Take the 2-minute tour ×
Stack Overflow is a question and answer site for professional and enthusiast programmers. It's 100% free, no registration required.

I'm trying allow drag and drop to the tray icon on my application.

I know it's impossible to do this with the higher level C# WindowsForms API, since NotifyIcon doesn't support drag events.

So with a little help of a more windows-experienced friend I set out to try this via Win32 API. The idea was registering a hook in the tray window handler (after setting DragAcceptFiles(hWnd,TRUE); on the "SysPager" window handler).

The hooking and dropping part is working from the tray to the DLL.

LRESULT CALLBACK myHookProc (int code, WPARAM wParam, LPARAM lParam){
  if (code == HC_ACTION)
  {
    PMSG msg = (PMSG) lParam;
    switch(msg->message){
      case WM_DROPFILES:
        ::MessageBox(NULL, L"Dropped files!", L"Test", MB_OK);
        // call my app's registered hook
        break;
  }
  return CallNextHookEx(oldHookProc, code, wParam, lParam);
}

As expected I get the message box popping up.

The problem is that I now need to call a function on my C# (WindowsForms) application to notify of this event. Here's where I ran into brick wall.

When I register the callback from my application in the DLL, I store it; but when myHookProc is called, it's value is NULL.

Turns out I was misunderstanding how DLLs work; there isn't a shared instance between my application and the tray area (they're copied or each has its own "instance" if you could call it that) so I can't use any static variables or anything like that to hold the callback reference back to my application.

Spent a couple of hours investigating this and the only solution seems to be shared memory (tried the #pragma data_seg I ran into in some forum, but to no avail), but it starts to feel too much of an overkill for such a "simple" use case.

So the million dollar questions are:

  1. Is it really necessary to offload the hooking to a DLL?
  2. Do I really need to resort to shared memory to accomplish this?
  3. (Bonus question) WM_DROPFILES only works for files; how can I get a drop event fired for text?

Please keep in mind this is my first shot with .NET, C# and Win32 (less than a week); detailed answers explaining why - rather than just stating - will be greatly appreciated!

Thanks.

share|improve this question

1 Answer 1

up vote 2 down vote accepted

Yes, you really need to do those things because the window is owned by another process. Global hooks require a DLL that can be injected. Full D+D support requires RegisterDragDrop and COM code. Icky COM code.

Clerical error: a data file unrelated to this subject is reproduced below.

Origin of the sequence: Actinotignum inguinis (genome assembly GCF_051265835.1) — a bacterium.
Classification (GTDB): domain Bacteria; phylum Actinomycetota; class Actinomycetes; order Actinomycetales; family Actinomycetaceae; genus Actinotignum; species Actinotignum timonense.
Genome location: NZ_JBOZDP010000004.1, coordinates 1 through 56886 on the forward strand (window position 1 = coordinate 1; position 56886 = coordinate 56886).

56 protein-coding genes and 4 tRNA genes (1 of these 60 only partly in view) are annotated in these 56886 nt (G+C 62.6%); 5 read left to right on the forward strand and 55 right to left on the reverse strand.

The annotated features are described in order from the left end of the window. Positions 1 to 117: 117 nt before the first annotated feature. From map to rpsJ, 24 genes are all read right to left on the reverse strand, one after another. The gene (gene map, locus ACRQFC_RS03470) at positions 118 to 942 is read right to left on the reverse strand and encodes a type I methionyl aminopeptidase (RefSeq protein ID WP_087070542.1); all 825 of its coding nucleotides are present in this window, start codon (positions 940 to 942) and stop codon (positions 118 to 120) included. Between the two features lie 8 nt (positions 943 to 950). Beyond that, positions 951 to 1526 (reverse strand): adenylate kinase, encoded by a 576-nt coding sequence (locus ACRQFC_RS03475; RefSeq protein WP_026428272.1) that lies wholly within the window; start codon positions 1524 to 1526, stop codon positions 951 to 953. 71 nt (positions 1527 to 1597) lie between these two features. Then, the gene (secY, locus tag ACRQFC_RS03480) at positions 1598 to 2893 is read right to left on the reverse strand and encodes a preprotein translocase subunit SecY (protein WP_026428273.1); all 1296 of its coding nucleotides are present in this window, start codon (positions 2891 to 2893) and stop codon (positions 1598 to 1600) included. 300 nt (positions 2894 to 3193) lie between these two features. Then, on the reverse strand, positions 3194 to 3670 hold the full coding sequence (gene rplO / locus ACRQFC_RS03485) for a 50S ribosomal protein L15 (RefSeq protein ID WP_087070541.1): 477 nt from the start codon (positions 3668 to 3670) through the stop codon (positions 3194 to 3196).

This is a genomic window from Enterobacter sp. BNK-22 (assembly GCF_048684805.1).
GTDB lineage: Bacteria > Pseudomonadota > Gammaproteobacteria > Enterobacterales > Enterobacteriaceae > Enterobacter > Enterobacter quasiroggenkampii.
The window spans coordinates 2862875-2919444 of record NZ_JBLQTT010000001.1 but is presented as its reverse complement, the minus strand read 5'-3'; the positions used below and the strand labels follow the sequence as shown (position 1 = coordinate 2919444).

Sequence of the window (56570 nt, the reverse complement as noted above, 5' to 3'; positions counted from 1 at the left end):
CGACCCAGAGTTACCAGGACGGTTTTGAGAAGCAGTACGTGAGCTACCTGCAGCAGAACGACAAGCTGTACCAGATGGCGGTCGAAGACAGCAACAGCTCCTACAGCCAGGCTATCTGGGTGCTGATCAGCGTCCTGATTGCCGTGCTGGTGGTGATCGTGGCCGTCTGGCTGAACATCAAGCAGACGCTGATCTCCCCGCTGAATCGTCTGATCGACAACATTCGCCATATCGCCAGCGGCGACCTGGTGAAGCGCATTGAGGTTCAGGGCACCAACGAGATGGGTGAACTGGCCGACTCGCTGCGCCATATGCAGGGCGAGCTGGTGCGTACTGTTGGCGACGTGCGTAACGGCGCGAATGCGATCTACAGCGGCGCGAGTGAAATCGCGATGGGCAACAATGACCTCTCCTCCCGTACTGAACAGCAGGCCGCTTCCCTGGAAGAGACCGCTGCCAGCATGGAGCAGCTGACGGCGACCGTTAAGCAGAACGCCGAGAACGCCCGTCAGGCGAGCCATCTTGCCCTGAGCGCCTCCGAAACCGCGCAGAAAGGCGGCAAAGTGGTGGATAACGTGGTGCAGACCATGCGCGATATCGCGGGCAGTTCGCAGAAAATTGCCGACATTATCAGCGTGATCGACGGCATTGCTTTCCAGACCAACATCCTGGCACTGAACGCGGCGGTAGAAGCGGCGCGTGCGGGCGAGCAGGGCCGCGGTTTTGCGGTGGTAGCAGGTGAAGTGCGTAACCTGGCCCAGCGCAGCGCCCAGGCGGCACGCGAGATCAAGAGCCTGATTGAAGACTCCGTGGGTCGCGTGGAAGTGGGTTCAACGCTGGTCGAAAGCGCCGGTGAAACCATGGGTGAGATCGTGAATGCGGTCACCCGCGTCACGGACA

And no, you really should not do this because somebody else might have already had the same idea as you. And got his program shipped first. The appcompat team at MSFT must have a nightmare with it. Careful with Raymond Chen, he's got a Bad Temper.

share|improve this answer
    
I understand it's a bad idea because of the very reasons you mention - someone else's app might try to do the same and then it becomes a big mess. However, this project (codeproject.com/KB/cpp/DragnDropOnTrayIcon.aspx) seems to be able to find the specific application icon if its not hidden. With this, is it still that much of a bad idea? –  brunodecarvalho Oct 14 '10 at 16:06
    
I've tested it and it successfully detected whether you drop something on top of your icon or not, however it always shows the allow drop sign on the tray... Anyway, the UX is kind of weird for a windows app... dragging something to the tray. –  brunodecarvalho Oct 14 '10 at 16:09
    
Bizarre, you don't usually see projects there where the author admits he couldn't make it work. Hard to see how this is anything more than a waste of your time. –  Hans Passant Oct 14 '10 at 16:17
    
I'm with you on this one. I'll release the app without this feature. If I get a lot of people crying about it, I'll then give it a second shot :) –  brunodecarvalho Oct 14 '10 at 17:26

Your Answer

 
discard

By posting your answer, you agree to the privacy policy and terms of service.

Not the answer you're looking for? Browse other questions tagged or ask your own question.